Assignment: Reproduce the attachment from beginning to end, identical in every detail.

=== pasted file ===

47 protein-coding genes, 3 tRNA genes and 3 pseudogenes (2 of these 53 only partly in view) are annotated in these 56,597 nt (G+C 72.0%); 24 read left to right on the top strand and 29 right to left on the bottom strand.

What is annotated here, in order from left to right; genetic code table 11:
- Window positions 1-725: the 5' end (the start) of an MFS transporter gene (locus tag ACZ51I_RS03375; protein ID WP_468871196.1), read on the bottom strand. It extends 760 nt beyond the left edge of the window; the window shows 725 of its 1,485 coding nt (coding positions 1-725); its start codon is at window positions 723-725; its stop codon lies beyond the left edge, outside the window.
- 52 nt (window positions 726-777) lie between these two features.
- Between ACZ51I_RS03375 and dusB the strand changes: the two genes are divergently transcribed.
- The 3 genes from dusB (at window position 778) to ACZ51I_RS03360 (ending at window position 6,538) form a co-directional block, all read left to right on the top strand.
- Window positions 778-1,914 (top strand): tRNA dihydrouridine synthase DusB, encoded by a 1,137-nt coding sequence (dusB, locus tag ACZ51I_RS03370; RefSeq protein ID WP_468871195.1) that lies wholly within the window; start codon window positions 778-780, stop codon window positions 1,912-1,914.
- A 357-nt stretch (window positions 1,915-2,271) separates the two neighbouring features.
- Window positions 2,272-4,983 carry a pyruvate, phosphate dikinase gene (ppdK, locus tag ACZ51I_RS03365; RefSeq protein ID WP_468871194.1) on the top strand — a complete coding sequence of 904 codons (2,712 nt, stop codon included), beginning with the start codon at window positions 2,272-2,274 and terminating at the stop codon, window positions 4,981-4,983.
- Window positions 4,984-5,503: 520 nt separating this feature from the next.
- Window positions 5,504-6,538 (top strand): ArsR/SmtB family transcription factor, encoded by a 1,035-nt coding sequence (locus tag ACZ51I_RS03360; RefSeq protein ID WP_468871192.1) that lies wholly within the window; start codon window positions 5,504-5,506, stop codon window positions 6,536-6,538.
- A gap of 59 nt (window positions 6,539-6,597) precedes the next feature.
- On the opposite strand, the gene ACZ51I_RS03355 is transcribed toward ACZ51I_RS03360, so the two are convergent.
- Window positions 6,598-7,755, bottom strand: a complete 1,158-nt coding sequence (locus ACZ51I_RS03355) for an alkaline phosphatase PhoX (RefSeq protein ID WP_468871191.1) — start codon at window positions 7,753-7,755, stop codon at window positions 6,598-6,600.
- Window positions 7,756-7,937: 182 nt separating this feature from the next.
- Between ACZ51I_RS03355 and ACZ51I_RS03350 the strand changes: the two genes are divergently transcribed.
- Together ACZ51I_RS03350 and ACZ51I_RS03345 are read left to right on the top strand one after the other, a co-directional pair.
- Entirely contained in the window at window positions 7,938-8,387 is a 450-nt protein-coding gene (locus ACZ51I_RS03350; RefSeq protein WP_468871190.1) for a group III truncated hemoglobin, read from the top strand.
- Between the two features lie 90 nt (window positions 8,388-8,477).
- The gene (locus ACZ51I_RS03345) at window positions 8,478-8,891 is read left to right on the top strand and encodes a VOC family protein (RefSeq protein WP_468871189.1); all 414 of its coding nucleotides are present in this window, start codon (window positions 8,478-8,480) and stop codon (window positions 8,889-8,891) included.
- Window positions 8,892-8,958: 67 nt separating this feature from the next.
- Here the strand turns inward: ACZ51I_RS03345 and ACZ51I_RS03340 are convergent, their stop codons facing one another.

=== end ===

47 protein-coding genes, 3 tRNA genes and 3 pseudogenes (2 of these 53 only partly in view) are annotated in these 56,597 nt (G+C 72.0%); 24 read left to right on the top strand and 29 right to left on the bottom strand.

What is annotated here, in order from left to right; genetic code table 11:
- Window positions 1-725: the 5' end (the start) of an MFS transporter gene (locus tag ACZ51I_RS03375; protein ID WP_468871196.1), read on the bottom strand. It extends 760 nt beyond the left edge of the window; the window shows 725 of its 1,485 coding nt (coding positions 1-725); its start codon is at window positions 723-725; its stop codon lies beyond the left edge, outside the window.
- 52 nt (window positions 726-777) lie between these two features.
- Between ACZ51I_RS03375 and dusB the strand changes: the two genes are divergently transcribed.
- The 3 genes from dusB (at window position 778) to ACZ51I_RS03360 (ending at window position 6,538) form a co-directional block, all read left to right on the top strand.
- Window positions 778-1,914 (top strand): tRNA dihydrouridine synthase DusB, encoded by a 1,137-nt coding sequence (dusB, locus tag ACZ51I_RS03370; RefSeq protein ID WP_468871195.1) that lies wholly within the window; start codon window positions 778-780, stop codon window positions 1,912-1,914.
- A 357-nt stretch (window positions 1,915-2,271) separates the two neighbouring features.
- Window positions 2,272-4,983 carry a pyruvate, phosphate dikinase gene (ppdK, locus tag ACZ51I_RS03365; RefSeq protein ID WP_468871194.1) on the top strand — a complete coding sequence of 904 codons (2,712 nt, stop codon included), beginning with the start codon at window positions 2,272-2,274 and terminating at the stop codon, window positions 4,981-4,983.
- Window positions 4,984-5,503: 520 nt separating this feature from the next.
- Window positions 5,504-6,538 (top strand): ArsR/SmtB family transcription factor, encoded by a 1,035-nt coding sequence (locus tag ACZ51I_RS03360; RefSeq protein ID WP_468871192.1) that lies wholly within the window; start codon window positions 5,504-5,506, stop codon window positions 6,536-6,538.
- A gap of 59 nt (window positions 6,539-6,597) precedes the next feature.
- On the opposite strand, the gene ACZ51I_RS03355 is transcribed toward ACZ51I_RS03360, so the two are convergent.
- Window positions 6,598-7,755, bottom strand: a complete 1,158-nt coding sequence (locus ACZ51I_RS03355) for an alkaline phosphatase PhoX (RefSeq protein ID WP_468871191.1) — start codon at window positions 7,753-7,755, stop codon at window positions 6,598-6,600.
- Window positions 7,756-7,937: 182 nt separating this feature from the next.
- Between ACZ51I_RS03355 and ACZ51I_RS03350 the strand changes: the two genes are divergently transcribed.
- Together ACZ51I_RS03350 and ACZ51I_RS03345 are read left to right on the top strand one after the other, a co-directional pair.
- Entirely contained in the window at window positions 7,938-8,387 is a 450-nt protein-coding gene (locus ACZ51I_RS03350; RefSeq protein WP_468871190.1) for a group III truncated hemoglobin, read from the top strand.
- Between the two features lie 90 nt (window positions 8,388-8,477).
- The gene (locus ACZ51I_RS03345) at window positions 8,478-8,891 is read left to right on the top strand and encodes a VOC family protein (RefSeq protein WP_468871189.1); all 414 of its coding nucleotides are present in this window, start codon (window positions 8,478-8,480) and stop codon (window positions 8,889-8,891) included.
- Window positions 8,892-8,958: 67 nt separating this feature from the next.
- Here the strand turns inward: ACZ51I_RS03345 and ACZ51I_RS03340 are convergent, their stop codons facing one another.